The policeman, puzzled as to why the young lady stood motionless on the sidewalk, walked back and urged her on.In his hand was that morning’s newspaper with a short headline and passport photo of TJ at the bottom corner:



There I was on a lazy weekend when I saw the red blinking LED light on my phone, it was a Facebook notification. A writer friend of mine Tarfa ‘TJ’ Benson just sent me a message: “So here’s the thing, I find people’s trouble, here’s your” So here it is, I do hope you enjoy it. Plus I got my revenge a few days ago. Would publish that one next.

“You can’t break up with me…” he said, reclining in boxer-shorts on the sofa.

“I can.” she said, strutting half naked to where he sat, bending down to kiss him. Her lips moved over his, easy and familiar. When his hands reached for her waist, she sprung up and rubbed her forehead like she was suffering a migraine. “It’s been a blast.” She declared to the ceiling like it held a screen that replayed summer. “But the training and workshop is over so…”

“Well like I said, you can’t just break up with me.”

“Why?” She turned to the mirror and fixed her earrings. “Because you think you are a god in bed?”

He ran a hand into his scalp. “No, because we are married.” He held up his index finger which had a rubber band wound round it. She stopped packing, covered her mouth to stifle a laugh. “My God you’re still with that thing!”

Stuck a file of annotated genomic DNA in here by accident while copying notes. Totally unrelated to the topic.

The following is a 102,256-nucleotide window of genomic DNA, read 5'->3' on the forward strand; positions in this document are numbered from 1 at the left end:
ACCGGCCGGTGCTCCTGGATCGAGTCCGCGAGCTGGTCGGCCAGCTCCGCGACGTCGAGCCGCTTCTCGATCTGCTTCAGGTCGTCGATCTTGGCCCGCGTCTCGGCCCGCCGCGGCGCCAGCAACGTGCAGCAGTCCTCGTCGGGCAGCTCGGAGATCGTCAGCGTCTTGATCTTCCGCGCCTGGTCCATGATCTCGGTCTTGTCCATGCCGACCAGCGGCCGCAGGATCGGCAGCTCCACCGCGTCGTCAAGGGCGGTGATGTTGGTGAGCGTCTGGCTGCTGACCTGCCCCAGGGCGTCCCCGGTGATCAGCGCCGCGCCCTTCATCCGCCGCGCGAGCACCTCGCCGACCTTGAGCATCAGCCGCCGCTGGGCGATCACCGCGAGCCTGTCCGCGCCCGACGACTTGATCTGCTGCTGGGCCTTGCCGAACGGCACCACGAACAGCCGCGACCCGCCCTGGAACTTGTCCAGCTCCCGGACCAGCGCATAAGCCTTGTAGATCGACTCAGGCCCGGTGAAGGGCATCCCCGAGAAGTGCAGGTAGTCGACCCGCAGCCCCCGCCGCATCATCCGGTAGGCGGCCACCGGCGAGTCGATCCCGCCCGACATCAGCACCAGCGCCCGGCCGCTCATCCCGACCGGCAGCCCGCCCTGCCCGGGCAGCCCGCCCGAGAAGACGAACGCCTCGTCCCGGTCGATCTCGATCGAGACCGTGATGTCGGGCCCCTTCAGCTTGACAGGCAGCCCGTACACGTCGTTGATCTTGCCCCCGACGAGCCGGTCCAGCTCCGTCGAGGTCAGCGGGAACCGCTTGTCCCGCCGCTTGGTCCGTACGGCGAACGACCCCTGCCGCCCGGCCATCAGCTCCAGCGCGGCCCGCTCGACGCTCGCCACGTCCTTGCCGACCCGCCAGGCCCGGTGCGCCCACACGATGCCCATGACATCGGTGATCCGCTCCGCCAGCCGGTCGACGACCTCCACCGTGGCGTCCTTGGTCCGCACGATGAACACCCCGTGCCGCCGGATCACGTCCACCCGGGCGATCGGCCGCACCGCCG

“I did say till death do us part you know.”

She shook her head and smiled a sad smile at her reflection in the mirror as she drew an identical arc on the lips of each eyelid. “And what will you tell your pastor papa when you get back to Nigeria? That you have been living in sin?”

“No.” he stood up to his full height and her breath seized for some seconds as he loped to her with the calm grace of a tiger, his cross eyes dancing at her in her negligee. His eyes always gave her a delicious sense of suffocation, free from binocular vision they probed different parts of her at the same time. “I’ll tell him that he has a daughter in-law, the child of his best friend.” He pecked her cheek. “He’d be the happiest father in-law on earth.”

She zipped her traveling bag. “So we were-” he bit her earlobe “-okay ARE attracted to ourselves and we didn’t want to break our promises to God to keep ourselves till marriage, and so we did a phony exchange of vows as our clothes fell to the ground, I wonder if we even finished reciting them sef.”

“I remember reciting the most important part, till death do us part.”